A man facing a 10-year wait for a pardon for selling small amounts of cocaine when he was 24 is the focus of a lawyer’s attempt to raise $20,000 through “crowdfunding” for a constitutional challenge.
Michael Charron of Ottawa was sentenced to four months in jail and a year of probation after he sold cocaine to an undercover officer on three occasions. At the time, the wait for a pardon that would set aside his criminal record was five years. But in 2012, long after he pleaded guilty and served his time, the Conservative government retroactively changed the wait to 10 years, citing public outrage that a notorious child sex abuser, Graham James, a former hockey coach, had received a pardon.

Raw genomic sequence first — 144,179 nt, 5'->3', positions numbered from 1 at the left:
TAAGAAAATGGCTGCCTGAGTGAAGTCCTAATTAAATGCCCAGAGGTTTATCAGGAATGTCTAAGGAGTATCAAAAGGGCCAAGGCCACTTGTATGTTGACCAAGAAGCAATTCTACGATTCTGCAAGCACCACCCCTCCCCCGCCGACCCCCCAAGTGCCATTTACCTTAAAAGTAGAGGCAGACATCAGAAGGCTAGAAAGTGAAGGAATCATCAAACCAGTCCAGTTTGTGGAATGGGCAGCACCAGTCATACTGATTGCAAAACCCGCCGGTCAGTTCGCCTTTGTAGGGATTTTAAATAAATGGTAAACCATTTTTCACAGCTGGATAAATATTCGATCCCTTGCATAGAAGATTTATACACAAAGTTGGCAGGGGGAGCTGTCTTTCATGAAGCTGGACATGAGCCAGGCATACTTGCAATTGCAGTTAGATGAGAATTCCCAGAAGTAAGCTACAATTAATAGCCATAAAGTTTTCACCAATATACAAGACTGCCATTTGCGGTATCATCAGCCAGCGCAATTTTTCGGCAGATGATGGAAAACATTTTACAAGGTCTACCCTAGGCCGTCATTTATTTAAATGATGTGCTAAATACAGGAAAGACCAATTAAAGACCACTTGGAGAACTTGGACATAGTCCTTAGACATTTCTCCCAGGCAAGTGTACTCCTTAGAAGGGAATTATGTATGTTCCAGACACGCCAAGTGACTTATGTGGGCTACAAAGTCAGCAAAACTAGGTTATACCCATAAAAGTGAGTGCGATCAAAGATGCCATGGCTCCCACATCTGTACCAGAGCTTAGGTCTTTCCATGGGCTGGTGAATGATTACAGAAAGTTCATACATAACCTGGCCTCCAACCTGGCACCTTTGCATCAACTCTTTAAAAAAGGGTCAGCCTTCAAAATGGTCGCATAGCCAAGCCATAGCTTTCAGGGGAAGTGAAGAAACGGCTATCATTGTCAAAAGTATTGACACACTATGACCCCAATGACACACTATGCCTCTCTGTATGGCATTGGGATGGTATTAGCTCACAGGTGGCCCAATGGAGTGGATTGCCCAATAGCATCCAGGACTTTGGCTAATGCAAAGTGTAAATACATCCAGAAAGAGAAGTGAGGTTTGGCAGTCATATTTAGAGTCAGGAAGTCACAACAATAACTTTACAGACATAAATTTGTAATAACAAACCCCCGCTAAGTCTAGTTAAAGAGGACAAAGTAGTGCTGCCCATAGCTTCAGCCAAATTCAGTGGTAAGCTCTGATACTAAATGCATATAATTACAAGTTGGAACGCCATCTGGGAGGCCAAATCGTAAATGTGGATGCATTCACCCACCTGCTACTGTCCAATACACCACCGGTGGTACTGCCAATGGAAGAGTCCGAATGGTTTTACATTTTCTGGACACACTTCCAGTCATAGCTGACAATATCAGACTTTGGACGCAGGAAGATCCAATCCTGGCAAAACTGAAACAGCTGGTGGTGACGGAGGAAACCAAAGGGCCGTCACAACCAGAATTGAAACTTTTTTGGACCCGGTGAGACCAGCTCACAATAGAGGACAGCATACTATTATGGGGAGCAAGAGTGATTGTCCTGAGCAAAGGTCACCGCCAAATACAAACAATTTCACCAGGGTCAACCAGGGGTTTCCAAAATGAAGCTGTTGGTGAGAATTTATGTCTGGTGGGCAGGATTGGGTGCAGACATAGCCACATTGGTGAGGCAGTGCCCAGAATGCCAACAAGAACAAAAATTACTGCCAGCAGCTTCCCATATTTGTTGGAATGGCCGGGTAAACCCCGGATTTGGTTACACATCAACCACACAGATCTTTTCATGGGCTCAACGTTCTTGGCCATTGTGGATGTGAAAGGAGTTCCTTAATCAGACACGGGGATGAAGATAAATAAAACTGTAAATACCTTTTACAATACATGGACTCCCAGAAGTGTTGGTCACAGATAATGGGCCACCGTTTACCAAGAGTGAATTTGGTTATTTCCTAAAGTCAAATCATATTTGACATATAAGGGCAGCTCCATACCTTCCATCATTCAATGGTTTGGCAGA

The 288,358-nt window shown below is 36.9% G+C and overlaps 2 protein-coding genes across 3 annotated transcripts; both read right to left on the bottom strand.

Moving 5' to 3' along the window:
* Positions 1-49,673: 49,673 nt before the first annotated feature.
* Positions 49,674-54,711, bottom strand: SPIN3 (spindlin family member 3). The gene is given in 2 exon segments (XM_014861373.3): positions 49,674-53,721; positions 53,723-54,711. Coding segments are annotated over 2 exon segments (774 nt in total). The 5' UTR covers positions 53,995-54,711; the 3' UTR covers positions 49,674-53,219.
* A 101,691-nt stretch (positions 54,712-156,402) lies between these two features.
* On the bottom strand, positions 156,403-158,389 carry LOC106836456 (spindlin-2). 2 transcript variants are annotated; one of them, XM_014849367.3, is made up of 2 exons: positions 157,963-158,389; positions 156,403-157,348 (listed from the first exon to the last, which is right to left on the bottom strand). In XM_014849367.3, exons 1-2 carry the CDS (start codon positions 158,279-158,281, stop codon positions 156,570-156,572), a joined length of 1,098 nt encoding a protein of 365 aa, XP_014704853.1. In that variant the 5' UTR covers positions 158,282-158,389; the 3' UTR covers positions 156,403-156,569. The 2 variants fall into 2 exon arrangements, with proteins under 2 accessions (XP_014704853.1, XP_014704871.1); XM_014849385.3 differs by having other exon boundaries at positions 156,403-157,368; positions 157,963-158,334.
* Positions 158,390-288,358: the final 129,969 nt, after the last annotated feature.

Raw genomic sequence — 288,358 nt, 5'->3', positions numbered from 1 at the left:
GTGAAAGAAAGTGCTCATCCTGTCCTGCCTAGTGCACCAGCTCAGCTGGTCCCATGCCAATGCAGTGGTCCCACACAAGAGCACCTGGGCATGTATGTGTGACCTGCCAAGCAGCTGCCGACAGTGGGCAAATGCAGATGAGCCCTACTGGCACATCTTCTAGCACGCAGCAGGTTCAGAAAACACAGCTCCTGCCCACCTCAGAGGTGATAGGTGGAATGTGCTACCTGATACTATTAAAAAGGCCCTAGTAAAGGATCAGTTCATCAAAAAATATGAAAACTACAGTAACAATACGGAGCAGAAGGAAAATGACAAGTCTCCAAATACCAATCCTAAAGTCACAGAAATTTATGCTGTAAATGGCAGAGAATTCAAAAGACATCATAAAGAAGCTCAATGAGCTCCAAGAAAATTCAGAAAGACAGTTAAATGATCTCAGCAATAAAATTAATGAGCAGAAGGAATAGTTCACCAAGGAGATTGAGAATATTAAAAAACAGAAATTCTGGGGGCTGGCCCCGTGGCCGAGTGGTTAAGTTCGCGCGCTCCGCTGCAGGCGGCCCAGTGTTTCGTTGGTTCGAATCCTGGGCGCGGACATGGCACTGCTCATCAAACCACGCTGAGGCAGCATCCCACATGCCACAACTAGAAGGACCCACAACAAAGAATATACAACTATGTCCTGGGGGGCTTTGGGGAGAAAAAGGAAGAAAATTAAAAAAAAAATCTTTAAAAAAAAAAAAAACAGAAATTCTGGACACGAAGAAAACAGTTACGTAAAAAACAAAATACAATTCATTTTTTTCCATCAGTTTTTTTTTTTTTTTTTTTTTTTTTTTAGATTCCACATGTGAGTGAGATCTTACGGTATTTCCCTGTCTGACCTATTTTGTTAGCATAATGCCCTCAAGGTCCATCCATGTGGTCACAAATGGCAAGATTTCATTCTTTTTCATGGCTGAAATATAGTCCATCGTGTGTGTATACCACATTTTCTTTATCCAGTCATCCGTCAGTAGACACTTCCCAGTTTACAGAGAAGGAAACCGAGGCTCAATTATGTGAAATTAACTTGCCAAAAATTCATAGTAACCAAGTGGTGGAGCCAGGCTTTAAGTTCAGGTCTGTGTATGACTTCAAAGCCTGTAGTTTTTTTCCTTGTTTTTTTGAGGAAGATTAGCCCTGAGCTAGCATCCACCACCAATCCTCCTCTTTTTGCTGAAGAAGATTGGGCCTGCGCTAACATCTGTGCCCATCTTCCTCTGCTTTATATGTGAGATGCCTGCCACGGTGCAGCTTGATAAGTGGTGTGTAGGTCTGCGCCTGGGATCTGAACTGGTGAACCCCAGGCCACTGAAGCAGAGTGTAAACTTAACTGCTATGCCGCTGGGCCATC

Ottawa lawyer Michael Spratt, who is representing Mr. Charron, said there is little difference between crowdfunding on the Internet and older methods of raising money such as passing a hat around.
“The people who are affected by [a potentially unconstitutional law] are by definition the very people who are least able to challenge it.”